(Photo by Scott Welton, Staff)
Lanette Baker, director of the Sikeston Area Humane Society, said she is seeing local pet owners giving up their pets due to financial pressures here as well.
"We are seeing a lot of that," Baker said. "We've got quite a few dogs because people are losing their jobs and it's between feeding their dog or feeding their kids."
Others are faced with finding homes for themselves and are unable to take a pet with them, Baker said. "People are being evicted from their homes -- either losing their homes to foreclosure or being kicked out of rentals," she said.
Baker said shelters are not only getting pets from owners who can no longer keep them but from pet suppliers, too.
"The bottom has gone out of the pet market," she said. "We have tons of breeders going out of business. Puppies were selling for a quarter."
Not only are more pets coming in to shelters, but in most cases fewer are going out as hard economic times also means fewer potential adopters for pets.
"We've been lucky this month: we've adopted out more dogs than we normally would have," Baker said. "But I reach out to more than our local area -- I reach out as far as I can. Somebody drove up from Memphis Saturday to get a Malamute I had."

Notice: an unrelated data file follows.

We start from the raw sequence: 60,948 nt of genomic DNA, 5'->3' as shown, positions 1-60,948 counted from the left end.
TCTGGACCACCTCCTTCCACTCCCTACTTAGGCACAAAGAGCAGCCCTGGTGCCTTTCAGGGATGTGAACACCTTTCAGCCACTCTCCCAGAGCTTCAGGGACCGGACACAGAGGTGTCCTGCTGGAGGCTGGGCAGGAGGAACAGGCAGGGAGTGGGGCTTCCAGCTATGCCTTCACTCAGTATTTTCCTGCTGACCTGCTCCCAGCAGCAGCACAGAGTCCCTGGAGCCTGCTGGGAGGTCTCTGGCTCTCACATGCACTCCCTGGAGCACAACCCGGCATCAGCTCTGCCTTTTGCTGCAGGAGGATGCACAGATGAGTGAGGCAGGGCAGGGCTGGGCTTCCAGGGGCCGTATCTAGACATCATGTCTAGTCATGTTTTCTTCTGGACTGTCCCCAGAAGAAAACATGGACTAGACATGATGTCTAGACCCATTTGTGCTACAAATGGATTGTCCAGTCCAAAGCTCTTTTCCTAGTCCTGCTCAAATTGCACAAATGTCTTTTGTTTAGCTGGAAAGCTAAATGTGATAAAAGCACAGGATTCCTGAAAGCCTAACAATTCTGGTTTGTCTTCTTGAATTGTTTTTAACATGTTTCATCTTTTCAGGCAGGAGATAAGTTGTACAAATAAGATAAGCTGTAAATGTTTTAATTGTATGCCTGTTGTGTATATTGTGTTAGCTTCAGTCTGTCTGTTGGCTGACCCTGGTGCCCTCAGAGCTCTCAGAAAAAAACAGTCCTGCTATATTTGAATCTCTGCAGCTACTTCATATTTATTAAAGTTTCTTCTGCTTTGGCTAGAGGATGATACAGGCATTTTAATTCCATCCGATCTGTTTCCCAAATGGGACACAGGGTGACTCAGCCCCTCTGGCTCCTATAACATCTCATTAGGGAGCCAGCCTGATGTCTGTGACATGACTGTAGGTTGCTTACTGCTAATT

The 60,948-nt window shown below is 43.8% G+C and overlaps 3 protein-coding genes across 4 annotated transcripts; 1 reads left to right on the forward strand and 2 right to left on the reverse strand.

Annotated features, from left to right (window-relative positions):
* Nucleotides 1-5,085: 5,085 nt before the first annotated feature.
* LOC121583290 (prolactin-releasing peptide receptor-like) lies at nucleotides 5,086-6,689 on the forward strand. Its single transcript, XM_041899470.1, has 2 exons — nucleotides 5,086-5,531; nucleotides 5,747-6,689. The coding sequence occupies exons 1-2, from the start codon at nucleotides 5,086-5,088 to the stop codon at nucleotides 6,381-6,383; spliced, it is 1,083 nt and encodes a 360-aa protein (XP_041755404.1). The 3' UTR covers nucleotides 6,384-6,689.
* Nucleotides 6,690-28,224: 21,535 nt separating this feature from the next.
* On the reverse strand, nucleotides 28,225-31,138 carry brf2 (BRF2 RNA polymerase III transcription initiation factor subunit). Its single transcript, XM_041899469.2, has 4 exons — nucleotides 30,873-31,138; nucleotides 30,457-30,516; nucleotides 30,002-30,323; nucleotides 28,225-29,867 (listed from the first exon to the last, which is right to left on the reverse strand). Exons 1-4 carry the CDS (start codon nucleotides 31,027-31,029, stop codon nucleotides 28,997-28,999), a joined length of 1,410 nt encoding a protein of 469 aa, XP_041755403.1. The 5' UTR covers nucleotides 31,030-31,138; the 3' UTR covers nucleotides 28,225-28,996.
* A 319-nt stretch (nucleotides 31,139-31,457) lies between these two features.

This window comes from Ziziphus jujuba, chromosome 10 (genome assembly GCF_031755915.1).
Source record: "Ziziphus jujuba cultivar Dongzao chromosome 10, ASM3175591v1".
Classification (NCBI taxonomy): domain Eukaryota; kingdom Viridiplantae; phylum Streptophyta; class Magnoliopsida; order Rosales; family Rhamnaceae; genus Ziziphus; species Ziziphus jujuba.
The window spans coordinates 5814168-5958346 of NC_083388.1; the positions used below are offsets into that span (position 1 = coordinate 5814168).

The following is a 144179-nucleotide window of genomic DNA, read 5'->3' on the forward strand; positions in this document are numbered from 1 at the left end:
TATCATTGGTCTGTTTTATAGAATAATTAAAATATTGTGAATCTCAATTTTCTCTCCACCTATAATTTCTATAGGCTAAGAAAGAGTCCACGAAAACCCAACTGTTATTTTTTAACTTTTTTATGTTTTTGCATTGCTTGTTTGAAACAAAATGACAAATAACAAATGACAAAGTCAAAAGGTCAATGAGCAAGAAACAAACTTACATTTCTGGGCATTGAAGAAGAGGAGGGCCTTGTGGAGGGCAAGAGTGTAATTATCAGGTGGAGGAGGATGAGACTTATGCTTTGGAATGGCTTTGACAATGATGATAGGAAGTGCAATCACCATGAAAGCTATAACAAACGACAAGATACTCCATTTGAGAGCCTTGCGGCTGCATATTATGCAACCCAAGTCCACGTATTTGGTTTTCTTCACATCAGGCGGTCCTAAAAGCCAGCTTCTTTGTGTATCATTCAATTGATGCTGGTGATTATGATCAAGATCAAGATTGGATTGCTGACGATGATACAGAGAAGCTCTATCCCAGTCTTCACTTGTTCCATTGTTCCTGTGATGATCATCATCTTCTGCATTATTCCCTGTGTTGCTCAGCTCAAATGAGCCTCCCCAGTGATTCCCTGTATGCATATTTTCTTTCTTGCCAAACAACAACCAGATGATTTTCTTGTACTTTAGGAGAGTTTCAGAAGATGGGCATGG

Baker said she has someone coming from Texas this weekend for another lucky dog at the Sikeston Area Humane Society.
But the combination of lots of pets coming in and few being adopted out is causing some shelters to turn away people who want to drop off pets. Baker said they are doing their best here to not turn people away.
"We stay full but we take in as many animals as we can. That's what we're there for," Baker said. "We want to supply the best care we can for the animals. In an emergency situation, we do what we can."
The Sikeston Area Humane Society voice mail message does advise, however, that they do not take any animals in without a scheduled appointment.
"We've done that for a couple of years," Baker said. "We only have so much room. We don't want to be overcrowded. If we didn't set up appointments we might have 30 people show up in one day with 30 litters of puppies."
By requiring scheduled appointments, she said, they are able to make sure they have enough room.
Baker said those who know they will be unable to keep their pets should make plans in advance for their pets.
"A lot of people wait until the last minute to figure out what they are going to do with their pets," she said. "Most people know a couple weeks before they get evicted."
As always, those who are considering getting a pet are encouraged to check with the shelter first.
"We've got a whole bunch of really nice animals at the shelter that need homes," Baker said.
Some information for this story was supplied by The Associated Press.